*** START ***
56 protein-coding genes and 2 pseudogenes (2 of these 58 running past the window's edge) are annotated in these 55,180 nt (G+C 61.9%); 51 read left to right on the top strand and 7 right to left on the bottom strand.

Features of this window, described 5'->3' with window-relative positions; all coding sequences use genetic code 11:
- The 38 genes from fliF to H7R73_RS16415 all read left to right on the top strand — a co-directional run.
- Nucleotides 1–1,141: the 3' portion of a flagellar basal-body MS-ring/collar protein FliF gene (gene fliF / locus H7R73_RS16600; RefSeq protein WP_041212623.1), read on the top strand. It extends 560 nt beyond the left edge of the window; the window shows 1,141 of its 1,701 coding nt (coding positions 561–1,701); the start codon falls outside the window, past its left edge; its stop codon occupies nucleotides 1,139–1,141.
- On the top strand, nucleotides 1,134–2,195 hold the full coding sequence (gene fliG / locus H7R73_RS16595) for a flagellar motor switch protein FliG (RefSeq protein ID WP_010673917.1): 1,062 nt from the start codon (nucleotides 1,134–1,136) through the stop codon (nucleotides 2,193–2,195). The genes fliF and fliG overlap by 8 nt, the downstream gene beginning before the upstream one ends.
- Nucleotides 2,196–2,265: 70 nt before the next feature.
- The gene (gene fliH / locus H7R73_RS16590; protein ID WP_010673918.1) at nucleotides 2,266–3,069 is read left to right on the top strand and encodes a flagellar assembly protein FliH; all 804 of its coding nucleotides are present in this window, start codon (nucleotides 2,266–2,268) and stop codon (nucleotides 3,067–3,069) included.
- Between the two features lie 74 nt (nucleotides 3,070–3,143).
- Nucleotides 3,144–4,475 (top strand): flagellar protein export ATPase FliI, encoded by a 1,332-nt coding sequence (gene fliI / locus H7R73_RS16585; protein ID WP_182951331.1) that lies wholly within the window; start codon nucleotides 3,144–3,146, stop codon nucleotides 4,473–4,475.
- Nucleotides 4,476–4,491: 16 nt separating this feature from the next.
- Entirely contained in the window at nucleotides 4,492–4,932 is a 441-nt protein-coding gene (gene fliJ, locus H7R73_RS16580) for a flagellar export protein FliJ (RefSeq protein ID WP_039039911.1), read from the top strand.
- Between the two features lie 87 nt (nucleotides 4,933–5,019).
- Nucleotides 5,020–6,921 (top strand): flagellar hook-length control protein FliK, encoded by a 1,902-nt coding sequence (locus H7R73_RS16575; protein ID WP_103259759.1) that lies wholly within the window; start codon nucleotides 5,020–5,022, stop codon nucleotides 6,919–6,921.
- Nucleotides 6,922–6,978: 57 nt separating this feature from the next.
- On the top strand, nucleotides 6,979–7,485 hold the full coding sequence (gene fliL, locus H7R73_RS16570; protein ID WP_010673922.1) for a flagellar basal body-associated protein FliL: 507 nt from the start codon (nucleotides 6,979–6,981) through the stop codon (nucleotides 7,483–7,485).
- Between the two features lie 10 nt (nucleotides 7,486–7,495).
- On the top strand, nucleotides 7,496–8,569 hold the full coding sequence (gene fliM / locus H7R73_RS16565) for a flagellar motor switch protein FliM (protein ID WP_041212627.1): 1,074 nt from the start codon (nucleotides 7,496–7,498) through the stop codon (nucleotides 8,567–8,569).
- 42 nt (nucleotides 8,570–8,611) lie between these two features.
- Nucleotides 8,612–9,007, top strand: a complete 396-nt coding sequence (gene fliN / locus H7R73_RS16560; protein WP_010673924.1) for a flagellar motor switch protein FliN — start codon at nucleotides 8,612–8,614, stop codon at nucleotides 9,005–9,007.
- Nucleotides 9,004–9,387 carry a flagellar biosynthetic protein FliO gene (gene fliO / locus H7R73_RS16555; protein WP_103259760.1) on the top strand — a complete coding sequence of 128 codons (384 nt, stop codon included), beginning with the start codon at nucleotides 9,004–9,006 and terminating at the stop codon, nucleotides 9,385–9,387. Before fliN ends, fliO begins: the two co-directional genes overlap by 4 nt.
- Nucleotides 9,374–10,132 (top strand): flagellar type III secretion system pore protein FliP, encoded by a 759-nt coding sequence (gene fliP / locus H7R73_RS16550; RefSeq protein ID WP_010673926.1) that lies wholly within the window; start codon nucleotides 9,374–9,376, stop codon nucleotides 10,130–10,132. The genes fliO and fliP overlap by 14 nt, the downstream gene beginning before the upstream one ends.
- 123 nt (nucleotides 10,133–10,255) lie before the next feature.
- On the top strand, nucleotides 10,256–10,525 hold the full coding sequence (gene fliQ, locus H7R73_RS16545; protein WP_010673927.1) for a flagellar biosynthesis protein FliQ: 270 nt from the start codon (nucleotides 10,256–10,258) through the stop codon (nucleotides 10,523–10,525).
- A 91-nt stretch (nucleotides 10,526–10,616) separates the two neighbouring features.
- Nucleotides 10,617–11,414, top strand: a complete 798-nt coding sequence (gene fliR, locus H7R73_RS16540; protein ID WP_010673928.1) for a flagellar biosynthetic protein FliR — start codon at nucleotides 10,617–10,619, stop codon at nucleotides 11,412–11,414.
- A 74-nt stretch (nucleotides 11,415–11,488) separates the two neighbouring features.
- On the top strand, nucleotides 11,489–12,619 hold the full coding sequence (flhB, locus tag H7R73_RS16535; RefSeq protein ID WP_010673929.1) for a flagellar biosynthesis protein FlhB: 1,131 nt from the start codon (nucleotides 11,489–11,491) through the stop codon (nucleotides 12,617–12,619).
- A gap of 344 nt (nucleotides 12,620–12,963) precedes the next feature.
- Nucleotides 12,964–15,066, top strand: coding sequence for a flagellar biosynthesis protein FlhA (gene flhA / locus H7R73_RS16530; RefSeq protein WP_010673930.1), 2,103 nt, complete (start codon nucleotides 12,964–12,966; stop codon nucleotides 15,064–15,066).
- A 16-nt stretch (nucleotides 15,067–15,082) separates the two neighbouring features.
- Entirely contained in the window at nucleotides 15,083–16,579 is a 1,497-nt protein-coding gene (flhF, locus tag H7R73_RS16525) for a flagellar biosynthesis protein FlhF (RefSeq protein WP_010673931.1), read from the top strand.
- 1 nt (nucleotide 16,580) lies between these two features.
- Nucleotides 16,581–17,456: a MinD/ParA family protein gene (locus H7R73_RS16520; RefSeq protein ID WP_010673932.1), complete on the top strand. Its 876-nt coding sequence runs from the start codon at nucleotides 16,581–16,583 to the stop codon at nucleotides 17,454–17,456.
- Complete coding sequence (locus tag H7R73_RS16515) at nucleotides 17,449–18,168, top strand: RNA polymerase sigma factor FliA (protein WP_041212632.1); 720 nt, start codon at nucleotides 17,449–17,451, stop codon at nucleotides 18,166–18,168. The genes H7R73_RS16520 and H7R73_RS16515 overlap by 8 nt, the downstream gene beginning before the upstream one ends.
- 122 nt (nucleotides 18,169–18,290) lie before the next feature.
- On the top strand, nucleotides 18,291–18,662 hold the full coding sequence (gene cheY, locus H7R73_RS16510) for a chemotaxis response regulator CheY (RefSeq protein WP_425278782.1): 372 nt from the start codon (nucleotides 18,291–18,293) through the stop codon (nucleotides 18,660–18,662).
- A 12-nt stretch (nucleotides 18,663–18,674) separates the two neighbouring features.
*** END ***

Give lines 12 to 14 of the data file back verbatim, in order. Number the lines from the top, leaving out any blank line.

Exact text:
- Between the two features lie 87 nt (nucleotides 4,933–5,019).
- Nucleotides 5,020–6,921 (top strand): flagellar hook-length control protein FliK, encoded by a 1,902-nt coding sequence (locus H7R73_RS16575; protein ID WP_103259759.1) that lies wholly within the window; start codon nucleotides 5,020–5,022, stop codon nucleotides 6,919–6,921.
- Nucleotides 6,922–6,978: 57 nt separating this feature from the next.